By Anwar al-Bunni, a lawyer focused on political prisoners and president of the Syrian Centre for Research and Legal Studies.
“Imagine that every hour two detainees will die in Syrian detention centres. They will probably have wished for death a hundred times before.
“I would like you to try and imagine what the families of these detainees are experiencing – their mothers and fathers, wives and husbands, and their children. They have had no news of their loved ones for months, even years. The detainee is moved from one security branch to another carrying their relatives’ photographs. When one person is released, families will swarm to ask if there is any news of their loved ones, hoping to be assured that they are still alive. The same families are conned by members of the security forces or so called mediators, who promise to provide information on detainees’ whereabouts, health or court appearances in exchange for very large sums of money.
“Now try to picture a prison cell – an area not exceeding 20m2 containing more than 200 people. Those inside spend days and weeks standing, unable to lie down or sit, the lucky ones leaning on the wall. Imagine entire families in detention – husband, wife and children. Some of the children are just a few months old.
“Let’s also imagine the more than 20 different methods of torture they are subjected to: beatings, suspension, electric shock, rape, starvation and denial of medical care. I personally believe that the number of deaths of detainees in the security branches in these four years has reached more than 50,000 as a result of torture and other ill-treatment, including inhuman conditions of detention.
“Imagine the people who are subjected to enforced disappearance. I believe more than 150,000 prisoners, mostly men and young people, are still unaccounted for after being arrested at checkpoints or during security raids on residential neighbourhoods. They do not have access to their families or a lawyer. They don’t know whether their families are aware that they are still alive, for months, years even. Gone without charge or trial. And despite making some reconciliations in certain areas, the authorities refuse to release the prisoners of conscience, locked away for peacefully expressing their opinions or beliefs.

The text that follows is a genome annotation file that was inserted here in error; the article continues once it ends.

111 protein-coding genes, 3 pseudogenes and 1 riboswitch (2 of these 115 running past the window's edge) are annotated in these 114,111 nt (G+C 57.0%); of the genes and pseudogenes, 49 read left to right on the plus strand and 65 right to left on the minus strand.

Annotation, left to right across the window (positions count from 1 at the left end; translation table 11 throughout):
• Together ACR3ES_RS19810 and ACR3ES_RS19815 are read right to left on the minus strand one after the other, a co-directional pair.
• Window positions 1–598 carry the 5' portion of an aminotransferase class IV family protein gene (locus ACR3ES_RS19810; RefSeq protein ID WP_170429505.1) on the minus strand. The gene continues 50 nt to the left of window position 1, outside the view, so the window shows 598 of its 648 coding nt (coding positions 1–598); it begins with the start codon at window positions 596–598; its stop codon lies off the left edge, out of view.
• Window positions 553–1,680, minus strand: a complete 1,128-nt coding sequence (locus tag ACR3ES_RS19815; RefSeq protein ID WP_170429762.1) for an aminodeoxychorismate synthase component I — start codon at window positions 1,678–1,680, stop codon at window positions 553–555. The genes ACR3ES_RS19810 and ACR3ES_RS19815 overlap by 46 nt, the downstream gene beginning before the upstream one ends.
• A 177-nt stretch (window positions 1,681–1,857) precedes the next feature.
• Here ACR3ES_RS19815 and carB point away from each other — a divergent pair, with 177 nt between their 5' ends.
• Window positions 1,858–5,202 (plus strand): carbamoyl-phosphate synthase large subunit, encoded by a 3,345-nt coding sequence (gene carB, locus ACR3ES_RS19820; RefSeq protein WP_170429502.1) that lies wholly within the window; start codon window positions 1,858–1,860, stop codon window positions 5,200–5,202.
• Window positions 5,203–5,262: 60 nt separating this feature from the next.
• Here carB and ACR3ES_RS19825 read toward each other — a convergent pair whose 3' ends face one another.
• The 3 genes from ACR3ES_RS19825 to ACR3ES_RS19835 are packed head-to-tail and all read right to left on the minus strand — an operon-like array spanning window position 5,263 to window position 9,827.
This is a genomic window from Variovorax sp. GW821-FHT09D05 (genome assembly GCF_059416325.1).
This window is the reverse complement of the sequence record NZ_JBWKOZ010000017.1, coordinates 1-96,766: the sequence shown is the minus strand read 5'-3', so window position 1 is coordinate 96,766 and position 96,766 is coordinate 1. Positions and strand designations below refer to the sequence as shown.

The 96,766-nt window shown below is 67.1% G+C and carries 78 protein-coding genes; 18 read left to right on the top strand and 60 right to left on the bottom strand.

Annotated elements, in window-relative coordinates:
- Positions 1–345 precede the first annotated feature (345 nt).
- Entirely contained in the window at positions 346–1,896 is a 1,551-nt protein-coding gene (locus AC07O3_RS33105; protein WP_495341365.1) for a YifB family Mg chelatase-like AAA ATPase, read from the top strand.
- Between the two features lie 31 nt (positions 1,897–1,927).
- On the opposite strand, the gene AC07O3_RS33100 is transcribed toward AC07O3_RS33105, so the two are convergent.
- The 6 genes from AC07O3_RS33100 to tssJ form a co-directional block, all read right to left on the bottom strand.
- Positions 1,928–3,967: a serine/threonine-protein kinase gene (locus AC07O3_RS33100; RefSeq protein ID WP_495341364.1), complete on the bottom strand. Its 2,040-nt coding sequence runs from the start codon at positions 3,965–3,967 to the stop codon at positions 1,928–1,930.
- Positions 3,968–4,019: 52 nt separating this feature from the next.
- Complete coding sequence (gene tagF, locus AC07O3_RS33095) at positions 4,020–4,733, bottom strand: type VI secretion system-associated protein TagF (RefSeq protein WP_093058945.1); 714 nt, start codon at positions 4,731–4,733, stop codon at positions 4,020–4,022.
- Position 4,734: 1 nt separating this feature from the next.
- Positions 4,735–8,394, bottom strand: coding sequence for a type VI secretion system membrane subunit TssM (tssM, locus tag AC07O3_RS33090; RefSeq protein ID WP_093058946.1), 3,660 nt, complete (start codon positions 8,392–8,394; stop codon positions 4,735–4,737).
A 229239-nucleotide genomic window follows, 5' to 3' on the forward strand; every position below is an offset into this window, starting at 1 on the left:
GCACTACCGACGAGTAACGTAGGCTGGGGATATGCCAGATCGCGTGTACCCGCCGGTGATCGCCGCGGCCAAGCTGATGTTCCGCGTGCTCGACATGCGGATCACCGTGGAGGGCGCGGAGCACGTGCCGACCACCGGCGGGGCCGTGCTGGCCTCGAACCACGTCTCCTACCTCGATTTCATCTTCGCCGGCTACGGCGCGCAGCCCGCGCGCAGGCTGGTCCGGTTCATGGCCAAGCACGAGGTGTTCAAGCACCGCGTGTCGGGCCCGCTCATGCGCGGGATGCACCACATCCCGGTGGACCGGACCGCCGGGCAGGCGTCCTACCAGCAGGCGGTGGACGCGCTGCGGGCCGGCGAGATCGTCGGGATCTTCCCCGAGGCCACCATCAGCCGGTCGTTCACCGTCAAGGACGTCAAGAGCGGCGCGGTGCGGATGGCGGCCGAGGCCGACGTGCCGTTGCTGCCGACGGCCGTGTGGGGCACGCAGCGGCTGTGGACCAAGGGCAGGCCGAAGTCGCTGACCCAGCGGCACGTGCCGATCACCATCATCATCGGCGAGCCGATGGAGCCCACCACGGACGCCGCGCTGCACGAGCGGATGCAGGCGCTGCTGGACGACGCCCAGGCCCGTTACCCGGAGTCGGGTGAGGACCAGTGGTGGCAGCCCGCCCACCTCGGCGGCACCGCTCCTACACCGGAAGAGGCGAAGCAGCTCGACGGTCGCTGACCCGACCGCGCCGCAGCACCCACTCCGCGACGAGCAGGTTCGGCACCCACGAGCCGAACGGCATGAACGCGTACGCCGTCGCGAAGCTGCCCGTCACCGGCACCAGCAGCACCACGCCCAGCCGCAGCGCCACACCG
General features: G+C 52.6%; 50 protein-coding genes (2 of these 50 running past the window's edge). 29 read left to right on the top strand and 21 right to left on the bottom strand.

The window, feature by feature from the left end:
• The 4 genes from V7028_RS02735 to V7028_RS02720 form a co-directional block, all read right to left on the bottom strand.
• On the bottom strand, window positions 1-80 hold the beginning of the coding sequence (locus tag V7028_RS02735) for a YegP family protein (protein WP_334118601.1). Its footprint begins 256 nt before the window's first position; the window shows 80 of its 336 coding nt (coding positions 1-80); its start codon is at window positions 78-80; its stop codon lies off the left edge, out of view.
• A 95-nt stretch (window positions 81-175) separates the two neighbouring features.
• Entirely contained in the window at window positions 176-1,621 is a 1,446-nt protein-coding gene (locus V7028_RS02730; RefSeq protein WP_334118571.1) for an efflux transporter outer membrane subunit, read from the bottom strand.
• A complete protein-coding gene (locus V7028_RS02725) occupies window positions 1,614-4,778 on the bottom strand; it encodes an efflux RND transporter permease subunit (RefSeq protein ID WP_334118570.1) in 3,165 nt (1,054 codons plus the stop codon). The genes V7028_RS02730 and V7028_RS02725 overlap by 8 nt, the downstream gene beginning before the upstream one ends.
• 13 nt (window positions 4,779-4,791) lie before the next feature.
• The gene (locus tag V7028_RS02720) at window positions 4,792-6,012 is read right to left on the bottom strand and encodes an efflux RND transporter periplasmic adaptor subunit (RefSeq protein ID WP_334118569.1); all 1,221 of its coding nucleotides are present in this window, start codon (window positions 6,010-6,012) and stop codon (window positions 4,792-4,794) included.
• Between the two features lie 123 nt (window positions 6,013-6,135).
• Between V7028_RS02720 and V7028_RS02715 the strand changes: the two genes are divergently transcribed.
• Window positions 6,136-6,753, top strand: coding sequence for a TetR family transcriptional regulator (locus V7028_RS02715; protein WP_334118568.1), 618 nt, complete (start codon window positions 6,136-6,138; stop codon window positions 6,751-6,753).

“Picture the lucky ones who are referred to a court; they are ghosts of the people they once were. After months in detention, many weigh less than 50kg. Many months without sanitation has left their skin covered in sores and their smell makes lawyers and judges want to leave the building.
“Now picture the Anti-Terrorism Court, with seven investigating judges, unconstrained by fair trial standards. There are military and civilian judges, both of whom suppress any kind of opposition to the government, regardless of how peaceful this opposition is. Before the Anti-Terrorism Court there are 38,000 files, for more than 80,000 accused, most of whom are peaceful. Some are accused of “funding terrorism” because they were carrying bread for their family in a besieged area, or were cooking a meal for family members whom the authorities suspected of being affiliated with an opposition group.
“Now let’s picture the thousands of peaceful activists, hundreds of journalists, doctors, other medical workers and pharmacists, and dozens of lawyers who are still in prison.